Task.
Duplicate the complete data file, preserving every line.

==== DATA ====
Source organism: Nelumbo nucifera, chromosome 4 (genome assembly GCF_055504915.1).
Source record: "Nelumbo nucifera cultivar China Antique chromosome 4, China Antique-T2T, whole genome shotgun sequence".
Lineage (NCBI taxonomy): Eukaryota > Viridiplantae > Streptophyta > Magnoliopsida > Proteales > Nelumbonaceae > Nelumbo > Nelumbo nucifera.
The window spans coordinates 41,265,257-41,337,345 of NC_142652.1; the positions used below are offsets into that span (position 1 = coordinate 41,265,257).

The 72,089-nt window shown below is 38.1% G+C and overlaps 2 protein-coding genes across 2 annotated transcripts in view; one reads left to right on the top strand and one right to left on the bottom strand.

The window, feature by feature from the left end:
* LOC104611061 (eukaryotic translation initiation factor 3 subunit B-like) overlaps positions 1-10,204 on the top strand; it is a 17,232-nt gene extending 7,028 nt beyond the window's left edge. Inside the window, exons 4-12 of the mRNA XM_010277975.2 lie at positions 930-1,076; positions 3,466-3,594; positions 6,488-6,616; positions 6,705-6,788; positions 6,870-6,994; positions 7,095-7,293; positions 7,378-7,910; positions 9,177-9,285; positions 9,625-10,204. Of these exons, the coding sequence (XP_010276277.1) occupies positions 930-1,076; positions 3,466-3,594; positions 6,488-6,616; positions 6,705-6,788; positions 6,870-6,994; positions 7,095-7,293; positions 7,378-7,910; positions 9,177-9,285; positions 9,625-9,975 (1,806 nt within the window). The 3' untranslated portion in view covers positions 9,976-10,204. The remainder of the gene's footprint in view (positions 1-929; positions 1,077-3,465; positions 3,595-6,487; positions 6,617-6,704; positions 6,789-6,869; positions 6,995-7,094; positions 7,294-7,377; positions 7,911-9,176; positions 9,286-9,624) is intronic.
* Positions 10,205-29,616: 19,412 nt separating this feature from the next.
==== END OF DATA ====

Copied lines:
Source organism: Nelumbo nucifera, chromosome 4 (genome assembly GCF_055504915.1).
Source record: "Nelumbo nucifera cultivar China Antique chromosome 4, China Antique-T2T, whole genome shotgun sequence".
Lineage (NCBI taxonomy): Eukaryota > Viridiplantae > Streptophyta > Magnoliopsida > Proteales > Nelumbonaceae > Nelumbo > Nelumbo nucifera.
The window spans coordinates 41,265,257-41,337,345 of NC_142652.1; the positions used below are offsets into that span (position 1 = coordinate 41,265,257).

The 72,089-nt window shown below is 38.1% G+C and overlaps 2 protein-coding genes across 2 annotated transcripts in view; one reads left to right on the top strand and one right to left on the bottom strand.

The window, feature by feature from the left end:
* LOC104611061 (eukaryotic translation initiation factor 3 subunit B-like) overlaps positions 1-10,204 on the top strand; it is a 17,232-nt gene extending 7,028 nt beyond the window's left edge. Inside the window, exons 4-12 of the mRNA XM_010277975.2 lie at positions 930-1,076; positions 3,466-3,594; positions 6,488-6,616; positions 6,705-6,788; positions 6,870-6,994; positions 7,095-7,293; positions 7,378-7,910; positions 9,177-9,285; positions 9,625-10,204. Of these exons, the coding sequence (XP_010276277.1) occupies positions 930-1,076; positions 3,466-3,594; positions 6,488-6,616; positions 6,705-6,788; positions 6,870-6,994; positions 7,095-7,293; positions 7,378-7,910; positions 9,177-9,285; positions 9,625-9,975 (1,806 nt within the window). The 3' untranslated portion in view covers positions 9,976-10,204. The remainder of the gene's footprint in view (positions 1-929; positions 1,077-3,465; positions 3,595-6,487; positions 6,617-6,704; positions 6,789-6,869; positions 6,995-7,094; positions 7,294-7,377; positions 7,911-9,176; positions 9,286-9,624) is intronic.
* Positions 10,205-29,616: 19,412 nt separating this feature from the next.